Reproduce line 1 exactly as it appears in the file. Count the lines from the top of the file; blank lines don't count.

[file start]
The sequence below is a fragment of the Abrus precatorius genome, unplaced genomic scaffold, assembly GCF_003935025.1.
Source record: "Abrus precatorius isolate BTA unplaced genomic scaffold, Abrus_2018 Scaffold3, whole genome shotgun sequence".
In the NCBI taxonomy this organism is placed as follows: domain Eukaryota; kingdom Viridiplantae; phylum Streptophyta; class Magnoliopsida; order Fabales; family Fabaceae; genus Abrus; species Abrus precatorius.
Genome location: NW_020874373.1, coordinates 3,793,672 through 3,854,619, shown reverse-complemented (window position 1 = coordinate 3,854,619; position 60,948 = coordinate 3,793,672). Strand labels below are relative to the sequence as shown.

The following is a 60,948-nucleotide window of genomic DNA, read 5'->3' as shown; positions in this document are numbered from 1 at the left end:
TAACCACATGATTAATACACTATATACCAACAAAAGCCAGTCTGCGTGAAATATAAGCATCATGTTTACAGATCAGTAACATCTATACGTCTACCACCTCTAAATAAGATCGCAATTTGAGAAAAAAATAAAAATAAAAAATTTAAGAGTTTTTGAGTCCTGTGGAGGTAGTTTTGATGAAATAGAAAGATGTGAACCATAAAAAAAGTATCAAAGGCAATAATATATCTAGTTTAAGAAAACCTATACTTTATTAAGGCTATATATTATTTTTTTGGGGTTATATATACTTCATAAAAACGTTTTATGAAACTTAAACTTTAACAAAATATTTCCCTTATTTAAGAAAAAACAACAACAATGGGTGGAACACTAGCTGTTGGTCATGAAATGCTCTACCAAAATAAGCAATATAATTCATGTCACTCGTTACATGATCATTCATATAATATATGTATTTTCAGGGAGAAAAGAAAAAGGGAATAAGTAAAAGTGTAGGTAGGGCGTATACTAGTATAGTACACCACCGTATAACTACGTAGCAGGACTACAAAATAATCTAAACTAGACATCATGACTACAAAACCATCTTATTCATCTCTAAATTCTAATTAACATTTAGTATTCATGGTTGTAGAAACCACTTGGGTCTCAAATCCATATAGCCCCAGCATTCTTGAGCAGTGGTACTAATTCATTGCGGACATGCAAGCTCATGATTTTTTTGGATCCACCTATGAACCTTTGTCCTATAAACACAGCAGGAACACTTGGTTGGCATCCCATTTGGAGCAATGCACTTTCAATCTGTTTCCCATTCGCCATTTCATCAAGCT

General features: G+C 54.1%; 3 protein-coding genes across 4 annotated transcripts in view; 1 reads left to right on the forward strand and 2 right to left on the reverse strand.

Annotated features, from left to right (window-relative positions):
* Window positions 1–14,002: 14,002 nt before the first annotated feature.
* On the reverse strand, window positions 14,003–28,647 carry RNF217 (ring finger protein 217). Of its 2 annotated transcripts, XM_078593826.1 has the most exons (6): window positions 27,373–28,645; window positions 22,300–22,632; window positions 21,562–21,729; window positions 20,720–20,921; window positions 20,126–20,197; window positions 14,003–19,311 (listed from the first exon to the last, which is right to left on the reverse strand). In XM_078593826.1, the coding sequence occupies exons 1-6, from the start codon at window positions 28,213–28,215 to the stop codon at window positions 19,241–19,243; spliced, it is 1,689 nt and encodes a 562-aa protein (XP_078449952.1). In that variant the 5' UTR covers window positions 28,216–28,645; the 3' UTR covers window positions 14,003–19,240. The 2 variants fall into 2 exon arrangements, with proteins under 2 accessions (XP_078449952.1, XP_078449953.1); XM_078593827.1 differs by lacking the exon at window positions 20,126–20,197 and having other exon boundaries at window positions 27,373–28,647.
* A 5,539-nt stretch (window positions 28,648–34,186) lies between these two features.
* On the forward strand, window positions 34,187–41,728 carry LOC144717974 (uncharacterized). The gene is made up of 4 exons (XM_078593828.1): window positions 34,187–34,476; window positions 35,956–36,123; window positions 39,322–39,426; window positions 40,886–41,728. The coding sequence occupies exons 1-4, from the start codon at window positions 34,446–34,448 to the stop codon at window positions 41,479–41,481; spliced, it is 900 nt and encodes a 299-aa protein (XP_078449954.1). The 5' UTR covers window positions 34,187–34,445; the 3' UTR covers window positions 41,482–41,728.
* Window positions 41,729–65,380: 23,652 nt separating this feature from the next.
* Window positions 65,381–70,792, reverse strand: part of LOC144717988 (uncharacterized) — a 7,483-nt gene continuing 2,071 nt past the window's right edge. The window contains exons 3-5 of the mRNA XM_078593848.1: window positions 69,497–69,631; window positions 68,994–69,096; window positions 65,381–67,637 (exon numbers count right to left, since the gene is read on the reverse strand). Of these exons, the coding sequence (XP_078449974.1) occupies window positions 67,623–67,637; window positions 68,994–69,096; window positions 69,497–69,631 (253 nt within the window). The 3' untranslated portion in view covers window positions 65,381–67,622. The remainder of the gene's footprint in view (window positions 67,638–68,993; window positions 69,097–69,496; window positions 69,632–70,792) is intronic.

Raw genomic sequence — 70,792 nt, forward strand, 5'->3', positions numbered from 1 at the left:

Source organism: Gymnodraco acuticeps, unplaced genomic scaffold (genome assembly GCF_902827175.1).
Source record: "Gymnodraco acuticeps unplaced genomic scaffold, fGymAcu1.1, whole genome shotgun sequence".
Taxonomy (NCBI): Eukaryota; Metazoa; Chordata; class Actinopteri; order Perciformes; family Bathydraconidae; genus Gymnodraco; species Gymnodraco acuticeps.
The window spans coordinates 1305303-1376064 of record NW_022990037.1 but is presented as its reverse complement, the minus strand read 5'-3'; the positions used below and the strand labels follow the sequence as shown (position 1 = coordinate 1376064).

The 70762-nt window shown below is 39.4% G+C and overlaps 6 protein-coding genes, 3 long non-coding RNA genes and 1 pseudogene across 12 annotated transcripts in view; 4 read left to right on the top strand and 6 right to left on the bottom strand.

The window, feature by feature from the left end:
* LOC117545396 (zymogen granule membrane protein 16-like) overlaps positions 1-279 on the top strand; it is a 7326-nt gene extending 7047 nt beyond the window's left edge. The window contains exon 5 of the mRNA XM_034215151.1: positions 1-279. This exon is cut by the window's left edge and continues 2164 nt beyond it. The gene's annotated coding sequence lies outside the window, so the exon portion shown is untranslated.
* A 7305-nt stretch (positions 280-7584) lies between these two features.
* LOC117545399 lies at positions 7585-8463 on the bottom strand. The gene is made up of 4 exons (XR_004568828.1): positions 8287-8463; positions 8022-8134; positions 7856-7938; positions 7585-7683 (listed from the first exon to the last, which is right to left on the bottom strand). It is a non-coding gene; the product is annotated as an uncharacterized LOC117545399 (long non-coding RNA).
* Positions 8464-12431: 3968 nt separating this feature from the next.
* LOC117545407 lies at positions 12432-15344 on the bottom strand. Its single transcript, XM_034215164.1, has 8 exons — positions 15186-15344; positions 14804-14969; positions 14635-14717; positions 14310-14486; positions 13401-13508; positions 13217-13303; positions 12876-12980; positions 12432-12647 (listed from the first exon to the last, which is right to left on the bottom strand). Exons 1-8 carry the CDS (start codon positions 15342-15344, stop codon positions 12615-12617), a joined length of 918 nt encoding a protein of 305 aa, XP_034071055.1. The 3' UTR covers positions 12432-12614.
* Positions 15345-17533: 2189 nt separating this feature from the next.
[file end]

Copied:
The sequence below is a fragment of the Abrus precatorius genome, unplaced genomic scaffold, assembly GCF_003935025.1.